Hong Kong’s controversial extradition bill has made some finance professionals question whether they want to remain in the city over the long term, while others are rallying round the aims of the protest movement.
“While I’m not personally worried about being extradited to China myself, I am concerned about the negative impact on Hong Kong’s standing as a financial centre when the bill presumably becomes law. Because of this I now want to move to Singapore,” says a banker from a major global bank, who asked not to be named.
Hong Kong’s independent legal system has traditionally given it a “clear advantage” over Shanghai as a financial centre, adds the banker, who is a local Hongkonger. “But the extradition bill undermines the rule of law by exposing us to the mainland courts – it takes away what is unique about Hong Kong. Banks might one day ask ‘what’s the difference between Hong Kong and Shanghai?’, and should we be expanding in Singapore instead?,” he says.
A director at a US bank in Hong Kong agrees. “Banks like us are based here because of the rule of law. The bill is another sign that Hong Kong is shifting in the wrong direction – and that’s sad,” he says.
But while global banks with large local infrastructures won’t be scaling back in Hong Kong anytime soon, nimble fintech and buy-side businesses may start to look more closely at Singapore. On Wednesday, Gillem Tulloch, founder of GMT Research, became one of the first Hong Kong finance professionals to say that he might relocate his boutique firm to Singapore. He’s concerned that its often-critical research reports into mainland companies make its staff vulnerable to false allegations in China that could be used as a pretext for extradition.
Meanwhile, the protest movement that has railed against the extradition bill over the past few days appears to have garnered substantial support in the Hong Kong finance sector.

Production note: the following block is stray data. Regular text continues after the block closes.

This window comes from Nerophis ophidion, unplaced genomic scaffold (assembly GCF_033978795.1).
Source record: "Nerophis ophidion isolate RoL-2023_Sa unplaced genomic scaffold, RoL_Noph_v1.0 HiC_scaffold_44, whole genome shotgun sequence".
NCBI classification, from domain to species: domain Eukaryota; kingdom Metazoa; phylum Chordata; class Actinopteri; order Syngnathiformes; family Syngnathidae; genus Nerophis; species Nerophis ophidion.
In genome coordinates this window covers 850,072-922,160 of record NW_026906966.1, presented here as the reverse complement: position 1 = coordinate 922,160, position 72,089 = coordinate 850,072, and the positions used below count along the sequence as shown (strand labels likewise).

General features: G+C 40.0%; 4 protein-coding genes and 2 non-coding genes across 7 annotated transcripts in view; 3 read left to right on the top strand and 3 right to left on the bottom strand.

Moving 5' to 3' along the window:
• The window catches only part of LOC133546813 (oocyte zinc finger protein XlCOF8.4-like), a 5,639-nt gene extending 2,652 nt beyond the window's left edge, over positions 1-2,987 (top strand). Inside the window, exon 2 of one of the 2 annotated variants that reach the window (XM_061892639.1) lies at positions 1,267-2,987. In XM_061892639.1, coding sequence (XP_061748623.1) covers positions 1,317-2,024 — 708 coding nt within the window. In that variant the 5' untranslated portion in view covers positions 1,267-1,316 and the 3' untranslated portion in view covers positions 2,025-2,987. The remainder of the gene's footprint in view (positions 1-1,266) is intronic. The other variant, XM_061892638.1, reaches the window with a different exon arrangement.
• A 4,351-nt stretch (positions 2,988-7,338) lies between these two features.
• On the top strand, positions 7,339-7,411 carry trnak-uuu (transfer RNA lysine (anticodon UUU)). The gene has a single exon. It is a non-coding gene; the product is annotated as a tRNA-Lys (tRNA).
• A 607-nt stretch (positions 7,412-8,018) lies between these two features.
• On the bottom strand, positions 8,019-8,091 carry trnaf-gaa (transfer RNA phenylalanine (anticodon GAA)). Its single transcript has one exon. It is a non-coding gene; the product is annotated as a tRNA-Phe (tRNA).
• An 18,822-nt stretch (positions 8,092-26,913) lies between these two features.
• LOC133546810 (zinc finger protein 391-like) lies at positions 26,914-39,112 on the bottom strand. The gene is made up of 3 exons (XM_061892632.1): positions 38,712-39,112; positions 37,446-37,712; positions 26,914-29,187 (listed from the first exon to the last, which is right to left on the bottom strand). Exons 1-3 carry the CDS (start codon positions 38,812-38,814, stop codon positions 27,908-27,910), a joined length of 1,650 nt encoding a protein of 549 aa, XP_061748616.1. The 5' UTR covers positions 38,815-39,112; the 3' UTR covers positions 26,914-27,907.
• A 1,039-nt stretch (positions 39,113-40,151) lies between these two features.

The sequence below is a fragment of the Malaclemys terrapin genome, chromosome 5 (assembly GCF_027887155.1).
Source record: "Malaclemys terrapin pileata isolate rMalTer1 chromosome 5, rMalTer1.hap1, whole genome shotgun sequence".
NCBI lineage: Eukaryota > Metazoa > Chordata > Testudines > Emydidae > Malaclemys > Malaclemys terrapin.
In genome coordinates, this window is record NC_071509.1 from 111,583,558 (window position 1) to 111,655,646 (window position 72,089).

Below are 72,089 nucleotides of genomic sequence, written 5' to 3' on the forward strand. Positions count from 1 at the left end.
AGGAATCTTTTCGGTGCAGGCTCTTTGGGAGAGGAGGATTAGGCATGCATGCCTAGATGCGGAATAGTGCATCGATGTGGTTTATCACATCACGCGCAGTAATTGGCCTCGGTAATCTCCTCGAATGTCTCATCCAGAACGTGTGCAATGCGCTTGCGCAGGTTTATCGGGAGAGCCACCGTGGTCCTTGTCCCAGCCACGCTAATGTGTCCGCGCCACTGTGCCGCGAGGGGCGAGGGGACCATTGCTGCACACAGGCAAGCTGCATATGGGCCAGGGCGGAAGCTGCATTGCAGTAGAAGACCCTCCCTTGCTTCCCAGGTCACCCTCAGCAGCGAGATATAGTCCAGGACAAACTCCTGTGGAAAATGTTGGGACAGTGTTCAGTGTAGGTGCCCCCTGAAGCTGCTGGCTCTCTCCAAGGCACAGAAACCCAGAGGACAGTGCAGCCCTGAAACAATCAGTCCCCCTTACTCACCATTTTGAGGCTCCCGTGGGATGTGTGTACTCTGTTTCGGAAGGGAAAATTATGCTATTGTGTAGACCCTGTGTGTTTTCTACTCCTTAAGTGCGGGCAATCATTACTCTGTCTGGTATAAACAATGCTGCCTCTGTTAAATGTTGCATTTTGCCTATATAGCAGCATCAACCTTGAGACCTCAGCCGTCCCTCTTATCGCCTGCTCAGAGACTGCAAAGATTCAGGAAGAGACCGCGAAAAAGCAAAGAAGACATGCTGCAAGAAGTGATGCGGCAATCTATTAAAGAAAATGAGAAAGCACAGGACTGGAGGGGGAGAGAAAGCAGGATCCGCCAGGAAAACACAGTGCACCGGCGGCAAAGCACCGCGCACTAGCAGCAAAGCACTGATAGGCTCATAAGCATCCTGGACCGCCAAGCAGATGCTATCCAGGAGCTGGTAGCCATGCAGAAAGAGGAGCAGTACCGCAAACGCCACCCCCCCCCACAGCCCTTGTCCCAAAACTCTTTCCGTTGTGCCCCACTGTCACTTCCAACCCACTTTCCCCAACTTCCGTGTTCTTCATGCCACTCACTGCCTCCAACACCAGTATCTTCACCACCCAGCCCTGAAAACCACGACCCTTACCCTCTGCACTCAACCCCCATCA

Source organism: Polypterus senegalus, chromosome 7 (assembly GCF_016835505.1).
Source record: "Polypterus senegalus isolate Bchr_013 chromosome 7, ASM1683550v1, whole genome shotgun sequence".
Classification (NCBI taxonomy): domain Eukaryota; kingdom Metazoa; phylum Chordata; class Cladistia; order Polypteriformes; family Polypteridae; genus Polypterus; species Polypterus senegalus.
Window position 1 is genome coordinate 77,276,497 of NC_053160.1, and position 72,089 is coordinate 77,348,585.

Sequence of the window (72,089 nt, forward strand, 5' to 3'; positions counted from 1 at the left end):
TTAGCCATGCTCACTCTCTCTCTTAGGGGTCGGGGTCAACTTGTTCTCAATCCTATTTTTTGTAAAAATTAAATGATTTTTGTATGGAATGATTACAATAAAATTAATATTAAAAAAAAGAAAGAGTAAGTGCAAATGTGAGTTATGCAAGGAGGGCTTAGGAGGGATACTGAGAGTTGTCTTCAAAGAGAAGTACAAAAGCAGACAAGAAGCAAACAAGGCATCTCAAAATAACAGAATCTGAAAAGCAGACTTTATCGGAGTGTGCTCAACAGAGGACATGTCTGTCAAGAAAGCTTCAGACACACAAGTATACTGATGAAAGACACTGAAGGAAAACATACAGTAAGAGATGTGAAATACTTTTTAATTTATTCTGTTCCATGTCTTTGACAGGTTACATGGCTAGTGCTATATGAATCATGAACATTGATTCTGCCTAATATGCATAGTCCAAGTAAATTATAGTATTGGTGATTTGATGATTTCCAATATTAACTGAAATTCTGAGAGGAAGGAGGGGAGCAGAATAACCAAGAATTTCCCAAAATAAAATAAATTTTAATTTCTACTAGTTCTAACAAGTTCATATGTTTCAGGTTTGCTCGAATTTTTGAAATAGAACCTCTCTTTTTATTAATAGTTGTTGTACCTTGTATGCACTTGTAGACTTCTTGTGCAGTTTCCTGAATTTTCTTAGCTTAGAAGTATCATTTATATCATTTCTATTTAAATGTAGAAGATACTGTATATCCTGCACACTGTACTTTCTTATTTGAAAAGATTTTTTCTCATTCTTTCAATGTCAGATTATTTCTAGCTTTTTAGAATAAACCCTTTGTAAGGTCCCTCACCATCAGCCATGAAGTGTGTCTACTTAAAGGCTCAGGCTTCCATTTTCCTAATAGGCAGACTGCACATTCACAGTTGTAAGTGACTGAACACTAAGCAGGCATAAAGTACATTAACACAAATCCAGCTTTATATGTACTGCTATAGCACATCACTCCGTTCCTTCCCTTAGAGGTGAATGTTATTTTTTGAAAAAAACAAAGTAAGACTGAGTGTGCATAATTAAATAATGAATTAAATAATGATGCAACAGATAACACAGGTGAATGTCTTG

“While the 2014 Umbrella Movement protests were about wider issues of democratic representation, the current protests are about a specific law which is perceived to be anti-business,” says a Hong Kong-based trader-turned headhunter. “That’s why many people working in finance are so against it. The protests late this week may have been dominated by students and have turned sour, but on Sunday they were very inclusive, and included many white-collar professionals,” he adds.
The banker we spoke with says while he didn’t attend Sunday’s march, many of his colleagues and clients did. “I support the protesters' aims, but not all of their methods. They’re telling the world that what’s happening here is shocking,” he adds.
The extradition bill is needed to prevent Hong Kong becoming a “haven” for fugitives, according to Carrie Lam, the city’s Beijing-backed leader. In March, following lobbying from the business community (including banks), Hong Kong’s government reduced the list of offences covered by the extradition agreement, removing nine categories of financial crimes, including bankruptcy, securities and futures, and intellectual property.
This concession has had little impact on sentiment within the finance community, says the former trader, who is originally from the UK. “This isn’t just an issue that locals are upset about – expats are angry too. Suddenly there’s the possibility that anyone from any country who’s visiting or living in Hong Kong could in theory be extradited to China, where the rule of law isn’t strong,” he adds.
Image credit: LewisTsePuiLung
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